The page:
Richard Cornelisse

Archive for the ‘Tax News’ Category

Action Plan on VAT – European Commission

In EU development, Indirect Tax Strategic Plan, Processes and Controls, tax avoidance, Tax News on 08/04/2016 at 11:56 am

On 7 April 2016 the Commission adopted an Action Plan on VAT – Towards a single EU VAT area. The Action Plan sets out immediate and urgent actions to tackle the VAT gap and adapt the VAT system to the digital economy and the needs of SMEs. It also provides clear orientations towards a robust single European VAT area in relation to the definitive VAT system for cross-border supplies and proposes options for a modernised policy on EU rules governing VAT rates.

Key actions

Recent and ongoing policy initiatives

Removing VAT obstacles to e-commerce in the single Market

The current VAT system for cross-border e-commerce is complex and costly for Member States and business alike.

The Commission will, as part of its Digital Single Market strategy, present a legislative proposal by the end of 2016 to modernise and simplify VAT for cross-border e-commerce by:

  • Extending the current One Stop Shop concept to all cross-border e-commerce, including distance sales,
  • Introducing common EU-wide simplifications measures to help small start-up e-commerce businesses,
  • Streamlining audits in this sector (home country audits), and
    Removing the VAT exemption for the importation of small consignments from suppliers in third countries.

SMEs VAT package
SMEs bear proportionally higher VAT compliance costs than large businesses due to the complexity and fragmentation of the EU VAT system.

Further to the new Single Market Strategy, the Commission is preparing a comprehensive simplification package for SMEs that will seek to create an environment that is conducive to their growth and favourable to cross-border trade. In particular, the special scheme for small enterprises will be subject to review. This proposal will be presented by the end of 2017.

Urgent measures to tackle the VAT Gap

The ’VAT gap’ between expected revenue and revenue actually collected by national authorities is estimated at around EUR 170 billion, which equates to 15.2% of revenue loss. This calls for urgent action on several fronts:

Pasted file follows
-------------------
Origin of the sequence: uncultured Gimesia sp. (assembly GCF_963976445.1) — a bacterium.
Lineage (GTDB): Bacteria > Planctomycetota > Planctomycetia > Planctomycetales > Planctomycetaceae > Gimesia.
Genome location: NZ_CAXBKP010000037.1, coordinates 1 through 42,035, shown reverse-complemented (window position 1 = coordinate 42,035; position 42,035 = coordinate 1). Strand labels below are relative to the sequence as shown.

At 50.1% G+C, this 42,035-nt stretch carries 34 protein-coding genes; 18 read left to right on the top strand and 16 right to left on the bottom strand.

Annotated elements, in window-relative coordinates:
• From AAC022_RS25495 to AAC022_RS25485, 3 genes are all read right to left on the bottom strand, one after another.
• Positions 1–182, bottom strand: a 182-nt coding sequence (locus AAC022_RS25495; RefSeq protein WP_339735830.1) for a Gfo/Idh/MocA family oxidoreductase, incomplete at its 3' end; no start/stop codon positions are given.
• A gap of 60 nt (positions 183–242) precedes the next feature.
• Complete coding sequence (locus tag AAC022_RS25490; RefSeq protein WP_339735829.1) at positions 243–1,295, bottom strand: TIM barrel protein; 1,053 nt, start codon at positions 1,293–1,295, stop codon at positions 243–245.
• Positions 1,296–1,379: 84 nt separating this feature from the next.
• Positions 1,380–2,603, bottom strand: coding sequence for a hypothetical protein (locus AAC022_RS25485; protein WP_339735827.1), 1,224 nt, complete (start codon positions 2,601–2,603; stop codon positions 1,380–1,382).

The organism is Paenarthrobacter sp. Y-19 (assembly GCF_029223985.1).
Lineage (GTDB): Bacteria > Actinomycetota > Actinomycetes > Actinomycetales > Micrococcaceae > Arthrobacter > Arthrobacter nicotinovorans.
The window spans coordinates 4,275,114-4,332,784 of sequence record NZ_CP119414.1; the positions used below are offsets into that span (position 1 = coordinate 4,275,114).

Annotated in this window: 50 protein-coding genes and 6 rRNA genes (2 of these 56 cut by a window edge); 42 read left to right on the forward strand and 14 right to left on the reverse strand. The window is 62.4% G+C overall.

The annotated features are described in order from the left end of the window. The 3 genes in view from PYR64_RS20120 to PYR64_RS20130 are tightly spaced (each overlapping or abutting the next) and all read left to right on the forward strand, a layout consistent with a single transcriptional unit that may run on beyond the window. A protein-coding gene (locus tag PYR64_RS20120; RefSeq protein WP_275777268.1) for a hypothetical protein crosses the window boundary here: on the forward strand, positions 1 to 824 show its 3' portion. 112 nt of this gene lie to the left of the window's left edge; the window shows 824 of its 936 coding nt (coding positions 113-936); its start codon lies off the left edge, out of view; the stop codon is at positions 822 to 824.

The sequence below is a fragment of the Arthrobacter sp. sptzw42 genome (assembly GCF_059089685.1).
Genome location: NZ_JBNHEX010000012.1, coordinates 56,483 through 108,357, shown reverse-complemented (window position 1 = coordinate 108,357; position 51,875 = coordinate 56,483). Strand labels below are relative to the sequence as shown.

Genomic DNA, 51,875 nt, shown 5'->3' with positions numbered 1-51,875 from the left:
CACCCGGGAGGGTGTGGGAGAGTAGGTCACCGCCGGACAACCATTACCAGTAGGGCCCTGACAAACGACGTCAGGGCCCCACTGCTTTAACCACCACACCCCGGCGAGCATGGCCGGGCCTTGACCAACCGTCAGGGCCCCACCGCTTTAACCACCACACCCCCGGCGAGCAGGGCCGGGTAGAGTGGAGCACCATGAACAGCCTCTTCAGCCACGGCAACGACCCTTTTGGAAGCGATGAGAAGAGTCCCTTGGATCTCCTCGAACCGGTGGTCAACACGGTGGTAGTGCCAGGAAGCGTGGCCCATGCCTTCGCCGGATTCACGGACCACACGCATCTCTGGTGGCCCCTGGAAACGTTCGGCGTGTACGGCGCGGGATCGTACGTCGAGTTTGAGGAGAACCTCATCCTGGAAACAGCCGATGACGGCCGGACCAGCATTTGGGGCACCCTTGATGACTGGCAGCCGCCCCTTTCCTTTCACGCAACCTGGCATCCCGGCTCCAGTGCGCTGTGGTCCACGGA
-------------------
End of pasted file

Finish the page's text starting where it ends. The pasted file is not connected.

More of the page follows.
• Improving cooperation within the EU and with non-EU countries
  • Towards more efficient tax administrations
  • Improving voluntary compliance
  • Tax collection

See the 20 measures to tackle the VAT gap Choose translations of the previous link .

In 2016, the Commission will present:

In 2017, the Commission will present:

  • Proposal to enhance VAT administrative cooperation and Eurofisc. Choose translations of the previous link

Towards a robust single European VAT area

Definitive VAT regime for cross-border trade

The present VAT system, which has been in place since 1993 and was supposed to be transitional, splits every cross-border transaction into an exempted cross-border supply and a taxable cross-border acquisition. It is like a customs system, but lacks equivalent controls and is therefore the root of cross-border fraud. It is also complex for the growing number of businesses operating cross-border and leaves the door open to fraud: domestic and cross-border transactions are treated differently and goods or services can be bought free of VAT within the Single Market.

To this end, the Commission will present in 2017 a legislative proposal for a definitive VAT system for cross-border trade. This definitive VAT system will be based on the principle of taxation in the country of destination of the goods, as agreed by the European Parliament and the Council.